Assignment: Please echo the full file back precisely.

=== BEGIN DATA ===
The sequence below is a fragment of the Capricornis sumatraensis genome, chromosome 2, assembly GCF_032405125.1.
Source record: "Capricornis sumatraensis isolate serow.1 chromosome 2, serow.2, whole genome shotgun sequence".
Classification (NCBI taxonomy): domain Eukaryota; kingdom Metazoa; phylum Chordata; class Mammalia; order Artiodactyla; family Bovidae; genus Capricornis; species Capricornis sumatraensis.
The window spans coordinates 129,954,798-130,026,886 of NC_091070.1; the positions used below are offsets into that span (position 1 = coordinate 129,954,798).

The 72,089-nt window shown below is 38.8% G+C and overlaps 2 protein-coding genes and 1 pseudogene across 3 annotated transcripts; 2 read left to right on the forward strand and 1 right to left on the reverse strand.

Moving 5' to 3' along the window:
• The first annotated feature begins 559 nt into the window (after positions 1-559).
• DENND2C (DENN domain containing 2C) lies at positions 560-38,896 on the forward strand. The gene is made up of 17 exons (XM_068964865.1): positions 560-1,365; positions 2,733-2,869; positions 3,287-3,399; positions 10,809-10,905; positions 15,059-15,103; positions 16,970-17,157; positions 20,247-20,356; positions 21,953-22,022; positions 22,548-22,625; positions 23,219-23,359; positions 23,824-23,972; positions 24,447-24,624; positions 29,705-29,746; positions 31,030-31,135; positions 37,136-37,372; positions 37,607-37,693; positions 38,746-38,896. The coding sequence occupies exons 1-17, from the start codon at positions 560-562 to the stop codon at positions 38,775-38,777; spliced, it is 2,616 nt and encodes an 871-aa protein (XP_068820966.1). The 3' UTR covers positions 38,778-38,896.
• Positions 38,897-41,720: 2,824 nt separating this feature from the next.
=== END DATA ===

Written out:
The sequence below is a fragment of the Capricornis sumatraensis genome, chromosome 2, assembly GCF_032405125.1.
Source record: "Capricornis sumatraensis isolate serow.1 chromosome 2, serow.2, whole genome shotgun sequence".
Classification (NCBI taxonomy): domain Eukaryota; kingdom Metazoa; phylum Chordata; class Mammalia; order Artiodactyla; family Bovidae; genus Capricornis; species Capricornis sumatraensis.
The window spans coordinates 129,954,798-130,026,886 of NC_091070.1; the positions used below are offsets into that span (position 1 = coordinate 129,954,798).

The 72,089-nt window shown below is 38.8% G+C and overlaps 2 protein-coding genes and 1 pseudogene across 3 annotated transcripts; 2 read left to right on the forward strand and 1 right to left on the reverse strand.

Moving 5' to 3' along the window:
• The first annotated feature begins 559 nt into the window (after positions 1-559).
• DENND2C (DENN domain containing 2C) lies at positions 560-38,896 on the forward strand. The gene is made up of 17 exons (XM_068964865.1): positions 560-1,365; positions 2,733-2,869; positions 3,287-3,399; positions 10,809-10,905; positions 15,059-15,103; positions 16,970-17,157; positions 20,247-20,356; positions 21,953-22,022; positions 22,548-22,625; positions 23,219-23,359; positions 23,824-23,972; positions 24,447-24,624; positions 29,705-29,746; positions 31,030-31,135; positions 37,136-37,372; positions 37,607-37,693; positions 38,746-38,896. The coding sequence occupies exons 1-17, from the start codon at positions 560-562 to the stop codon at positions 38,775-38,777; spliced, it is 2,616 nt and encodes an 871-aa protein (XP_068820966.1). The 3' UTR covers positions 38,778-38,896.
• Positions 38,897-41,720: 2,824 nt separating this feature from the next.